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CALIFORNIA | LOCAL
August 19, 2001
In the letters section of your Aug. 12 edition, Debra St. Germain of Thousand Oaks commented on Justice Steve Perren's nomination to the California Supreme Court. In her letter, Ms. Germain opines that Perren's nomination must be due to some "back-room dealing" and that he would be a "mediocre appointment." Ms. Germain then castigates the local press for failing to investigate how the appointment came about. Ms. Germain is singularly misinformed on the subject of Justice Perren.
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CALIFORNIA | LOCAL
February 22, 1991
Since Justice Allen E. Broussard of the state Supreme Court announced plans for retirement, we have heard calls for Gov. Pete Wilson to appoint a successor who will maintain "balance" on the court (e.g., editorial, "The Chance to Make a Great Appointment," Feb. 11). In this situation, "balance" is a code word for the appointment of a liberal judge. The editorial refers to a period 25 years ago when the California Supreme Court is said to have been "widely regarded as the nation's most respected state court."
CALIFORNIA | LOCAL
August 13, 2013 | By Robin Abcarian
How perfectly welcome a judicial intervention might have been had Jaleesa Martin and her baby's father decided to name their little boy Idiotface or Stupidhead. Any responsible family court judge would have recognized the emotional abuse inherent in bestowing such a derogatory name upon a child. But Messiah? Dear God. You've got to be joking. As my colleague Matt Pearce reported , 7-month-old Messiah Deshawn Martin, who lives in Newport, a small town in Eastern Tennessee, was the subject of a dispute between his parents over his last name, not his first name.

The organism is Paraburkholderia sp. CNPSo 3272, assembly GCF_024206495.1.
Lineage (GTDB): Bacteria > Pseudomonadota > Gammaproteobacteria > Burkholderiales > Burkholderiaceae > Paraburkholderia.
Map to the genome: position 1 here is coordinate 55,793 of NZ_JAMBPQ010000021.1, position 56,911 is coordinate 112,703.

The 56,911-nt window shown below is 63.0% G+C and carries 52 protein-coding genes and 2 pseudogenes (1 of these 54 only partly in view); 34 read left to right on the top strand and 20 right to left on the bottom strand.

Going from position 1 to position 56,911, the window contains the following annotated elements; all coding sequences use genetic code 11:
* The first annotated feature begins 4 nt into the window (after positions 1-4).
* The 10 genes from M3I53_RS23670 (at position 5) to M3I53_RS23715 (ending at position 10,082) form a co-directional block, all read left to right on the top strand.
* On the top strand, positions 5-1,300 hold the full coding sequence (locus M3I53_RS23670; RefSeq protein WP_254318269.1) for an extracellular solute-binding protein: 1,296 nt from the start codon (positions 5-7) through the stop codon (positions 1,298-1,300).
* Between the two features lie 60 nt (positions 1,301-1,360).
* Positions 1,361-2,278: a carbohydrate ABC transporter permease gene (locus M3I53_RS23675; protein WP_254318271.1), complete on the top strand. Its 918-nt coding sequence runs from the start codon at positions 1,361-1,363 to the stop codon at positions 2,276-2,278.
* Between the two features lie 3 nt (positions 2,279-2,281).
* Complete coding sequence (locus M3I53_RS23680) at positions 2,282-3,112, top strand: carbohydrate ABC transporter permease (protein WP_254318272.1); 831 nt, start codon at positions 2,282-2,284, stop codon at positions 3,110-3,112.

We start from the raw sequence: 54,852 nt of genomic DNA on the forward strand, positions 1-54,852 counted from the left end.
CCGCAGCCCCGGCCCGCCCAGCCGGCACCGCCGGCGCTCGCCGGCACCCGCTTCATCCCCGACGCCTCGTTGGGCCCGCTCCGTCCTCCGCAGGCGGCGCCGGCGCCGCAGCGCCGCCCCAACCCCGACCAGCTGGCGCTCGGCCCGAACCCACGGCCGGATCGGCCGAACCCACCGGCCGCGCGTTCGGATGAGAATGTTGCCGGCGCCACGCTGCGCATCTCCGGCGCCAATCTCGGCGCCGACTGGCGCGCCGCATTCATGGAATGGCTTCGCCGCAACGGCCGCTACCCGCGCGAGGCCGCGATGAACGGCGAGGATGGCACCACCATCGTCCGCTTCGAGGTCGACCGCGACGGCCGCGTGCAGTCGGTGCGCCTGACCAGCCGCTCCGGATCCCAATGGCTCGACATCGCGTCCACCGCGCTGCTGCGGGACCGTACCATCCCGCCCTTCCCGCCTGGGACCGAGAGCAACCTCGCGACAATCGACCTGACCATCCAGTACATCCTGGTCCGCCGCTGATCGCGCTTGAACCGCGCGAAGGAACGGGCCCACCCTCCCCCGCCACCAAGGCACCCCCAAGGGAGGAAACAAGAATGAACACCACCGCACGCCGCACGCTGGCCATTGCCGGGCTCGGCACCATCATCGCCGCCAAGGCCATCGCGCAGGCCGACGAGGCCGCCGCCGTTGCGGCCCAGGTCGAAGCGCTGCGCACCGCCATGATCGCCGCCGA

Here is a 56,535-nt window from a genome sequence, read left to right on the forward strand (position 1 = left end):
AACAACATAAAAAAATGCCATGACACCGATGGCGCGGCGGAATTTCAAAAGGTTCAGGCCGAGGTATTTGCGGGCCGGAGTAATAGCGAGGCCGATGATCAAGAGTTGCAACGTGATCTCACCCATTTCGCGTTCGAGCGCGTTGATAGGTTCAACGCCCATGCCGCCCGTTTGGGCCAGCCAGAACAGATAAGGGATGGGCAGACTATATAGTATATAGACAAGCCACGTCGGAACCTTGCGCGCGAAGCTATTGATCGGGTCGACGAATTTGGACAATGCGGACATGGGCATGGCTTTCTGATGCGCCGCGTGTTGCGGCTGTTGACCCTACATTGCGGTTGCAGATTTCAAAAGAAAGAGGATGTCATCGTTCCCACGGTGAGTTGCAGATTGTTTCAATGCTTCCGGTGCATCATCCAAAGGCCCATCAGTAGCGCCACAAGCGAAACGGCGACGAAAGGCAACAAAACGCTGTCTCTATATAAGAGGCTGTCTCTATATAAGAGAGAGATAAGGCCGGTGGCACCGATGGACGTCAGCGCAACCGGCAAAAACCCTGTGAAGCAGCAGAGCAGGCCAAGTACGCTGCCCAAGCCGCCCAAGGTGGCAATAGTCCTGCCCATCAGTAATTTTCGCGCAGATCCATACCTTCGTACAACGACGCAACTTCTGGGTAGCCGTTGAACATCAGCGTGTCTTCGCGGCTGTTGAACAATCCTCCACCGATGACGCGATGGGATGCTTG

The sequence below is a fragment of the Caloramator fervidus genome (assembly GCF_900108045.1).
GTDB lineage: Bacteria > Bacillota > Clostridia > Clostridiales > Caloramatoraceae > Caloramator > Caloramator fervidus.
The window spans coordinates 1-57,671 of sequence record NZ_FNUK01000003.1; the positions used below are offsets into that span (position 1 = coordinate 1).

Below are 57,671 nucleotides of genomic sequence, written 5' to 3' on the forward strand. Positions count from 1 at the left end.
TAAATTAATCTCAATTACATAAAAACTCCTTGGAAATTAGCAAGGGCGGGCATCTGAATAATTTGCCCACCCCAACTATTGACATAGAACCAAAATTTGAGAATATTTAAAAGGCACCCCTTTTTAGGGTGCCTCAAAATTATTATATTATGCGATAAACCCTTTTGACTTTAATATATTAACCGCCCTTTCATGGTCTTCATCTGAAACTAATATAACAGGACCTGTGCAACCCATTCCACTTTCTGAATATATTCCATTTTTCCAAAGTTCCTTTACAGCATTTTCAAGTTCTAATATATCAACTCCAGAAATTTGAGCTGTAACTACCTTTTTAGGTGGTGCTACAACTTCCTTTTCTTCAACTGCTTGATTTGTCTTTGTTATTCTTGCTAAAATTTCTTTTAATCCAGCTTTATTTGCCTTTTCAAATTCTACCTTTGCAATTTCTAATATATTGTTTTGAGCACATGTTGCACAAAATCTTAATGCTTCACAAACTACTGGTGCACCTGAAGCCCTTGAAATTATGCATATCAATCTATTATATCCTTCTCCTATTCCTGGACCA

CALIFORNIA | LOCAL
January 14, 2013 | By Phil Willon, Los Angeles Times
Before sunrise, a troubled 10-year-old Riverside boy quietly crept downstairs with a loaded revolver, held it at his sleeping father's head and, using two fingers, squeezed the trigger. That's not in dispute. Neither is this: The youngster will be a free man before his 23rd birthday, if not sooner. A Riverside County judge will make the difficult decision Monday about whether the boy, now 12, possessed the mental capacity to know it was wrong to kill his father, an abusive neo-Nazi activist.
CALIFORNIA | LOCAL
May 19, 2013 | By Jack Leonard, Los Angeles Times
After fatally shooting his unwanted houseguest in the head, Robert Charles Redd stuffed the man's body into a recycling bin and wheeled it into a room of his Pico Rivera home. When the stench of death grew too overpowering a couple of days later, Redd wheeled the bin out into the backyard and tipped Joseph Rubalcaba's corpse into a shallow grave that he topped with plants. Last month, a Norwalk jury convicted Redd, 53, of second-degree murder. But in an unusual move, a judge recently reduced Redd's conviction to voluntary manslaughter, finding that Redd feared for his life when he fired the fatal shot.